Department of Chemistry

School of Natural Sciences and Mathematics

Areas of Study

Objectives

The Ph.D. program is designed to produce graduates with a focus on innovation and problem solving in current materials, biotechnology, and industrial process research and development. These graduates, with their broad course background, research skills, and practical attitudes should find ready employment in industry or academic positions. A spectrum of courses provides the student with a broad knowledge of chemistry.

The Master of Science program offers students the opportunity to prepare for positions in industry, for further training in related scientific fields, or for further training in chemistry.

Degree Requirements

The University's general degree requirements are discussed here.

Graduate students in chemistry are expected to demonstrate fundamental
knowledge of lecture and laboratory skills by completing the following
courses with a grade of B or better.

Core Courses (12 semester hours)

CHEM 5314 Advanced Physical Chemistry
CHEM 5331 Advanced Organic Chemistry I
CHEM 5341 Advanced Inorganic Chemistry I
CHEM 5355 Analytical Techniques I

Master of Science

A minimum of 30 total graduate semester hours is required.
The M.S. degree can be pursued on a full- or part-time basis.

Other Course Requirements

The remaining requirements beyond the 12-hour core listed above may be
satisfied in one of the two ways listed below.

  1. Presentation and defense of a written master's thesis. The student must
    complete, as a minimum, 15 credit hours of research or other graduate
    electives plus CHEM 8398. A Supervising Committee will be appointed to guide
    the student's thesis work and to assess the completed thesis.
  2. Completion of an approved internship in an industrial or governmental
    laboratory. The student must complete, as a minimum, 18 credit hours of
    research, chemistry internship or other graduate electives.

Three of the graduate semester hours beyond the core may be fulfilled by
taking an approved graduate elective course.

A Supervising Committee must approve an internship in advance. The final
written report must be defended before this committee and filed in the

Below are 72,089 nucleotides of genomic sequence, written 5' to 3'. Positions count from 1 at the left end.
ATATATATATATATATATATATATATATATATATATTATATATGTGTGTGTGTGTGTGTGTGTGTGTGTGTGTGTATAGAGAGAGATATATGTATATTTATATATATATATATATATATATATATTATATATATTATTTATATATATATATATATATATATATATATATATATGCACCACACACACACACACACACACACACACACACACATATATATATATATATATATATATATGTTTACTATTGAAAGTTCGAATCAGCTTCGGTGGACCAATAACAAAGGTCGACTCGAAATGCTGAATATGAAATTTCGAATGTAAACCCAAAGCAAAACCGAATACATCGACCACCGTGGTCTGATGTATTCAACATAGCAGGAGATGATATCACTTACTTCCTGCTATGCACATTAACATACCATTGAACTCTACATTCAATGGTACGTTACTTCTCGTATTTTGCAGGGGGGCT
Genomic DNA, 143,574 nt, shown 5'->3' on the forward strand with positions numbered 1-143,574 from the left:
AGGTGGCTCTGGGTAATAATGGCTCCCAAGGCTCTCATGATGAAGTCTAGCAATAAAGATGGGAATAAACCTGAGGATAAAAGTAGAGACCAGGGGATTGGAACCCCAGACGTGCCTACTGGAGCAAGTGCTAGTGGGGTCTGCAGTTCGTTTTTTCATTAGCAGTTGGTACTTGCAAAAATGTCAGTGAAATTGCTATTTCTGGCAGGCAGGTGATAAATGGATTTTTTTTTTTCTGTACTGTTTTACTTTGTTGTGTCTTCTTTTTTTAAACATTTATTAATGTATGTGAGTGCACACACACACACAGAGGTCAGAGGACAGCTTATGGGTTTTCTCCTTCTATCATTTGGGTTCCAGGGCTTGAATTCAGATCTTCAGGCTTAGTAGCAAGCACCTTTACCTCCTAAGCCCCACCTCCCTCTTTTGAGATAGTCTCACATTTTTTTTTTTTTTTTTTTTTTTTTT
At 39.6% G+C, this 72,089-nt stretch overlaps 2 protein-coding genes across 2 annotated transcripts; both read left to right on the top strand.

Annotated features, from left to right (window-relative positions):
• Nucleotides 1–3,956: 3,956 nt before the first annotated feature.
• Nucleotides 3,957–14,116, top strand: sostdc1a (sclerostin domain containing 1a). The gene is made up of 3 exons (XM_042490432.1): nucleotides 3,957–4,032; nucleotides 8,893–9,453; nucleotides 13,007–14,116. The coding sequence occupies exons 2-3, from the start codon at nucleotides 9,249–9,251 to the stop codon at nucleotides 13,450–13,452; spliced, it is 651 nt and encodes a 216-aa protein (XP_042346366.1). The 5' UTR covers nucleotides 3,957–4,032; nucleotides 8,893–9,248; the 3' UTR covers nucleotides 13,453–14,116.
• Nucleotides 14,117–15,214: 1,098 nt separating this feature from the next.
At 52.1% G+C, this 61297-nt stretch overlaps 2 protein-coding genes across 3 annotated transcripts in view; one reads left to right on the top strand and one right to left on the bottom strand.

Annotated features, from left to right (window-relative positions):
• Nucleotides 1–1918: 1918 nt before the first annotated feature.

Chemistry department office.

Doctor of Philosophy

Normally pursued by full-time students enrolled in a minimum of 9 credit
hours of approved graduate level courses per semester.

Other Course Requirements

In addition to the 12-semester hour core course requirements listed above,
students seeking the Ph.D. degree must take two upper level elective courses
that are approved by the student's faculty research advisor and the
Chemistry Graduate Advisor. Ph.D. students are expected to complete these
six required courses within the first two years of their enrollment. CHEM
8399 is also required as part of the preparation of the dissertation.
Additional courses may be required by the student's Supervisory Committee.

Well-prepared students may request substitution of portions of the course
requirements from the Committee on Graduate Studies in Chemistry. At least
three organized courses must be taken at the University of Texas at Dallas.
The opportunity exists to take elective courses during their second and
subsequent years.

Qualifying Examination: Original Research Proposal

All Ph.D. students must take the qualifying exam.In the second year,
students seeking the Ph.D. degree are required to write, present, and defend
an original research proposal. In addition to providing valuable experience
to the student, this exam is used to assess the student's originality and
skills in organizing an effective approach to solving a novel problem. The
results of this examination will be one criterion upon which admission to
doctoral candidacy will be judged.

Notice: The online version of the Graduate Catalog is the official version and takes precedence over this website.

Students are held individually responsible for complying with all requirements of the rules and regulations of the University and the Board of Regents of The University of Texas System.

  • Updated: September 21, 2012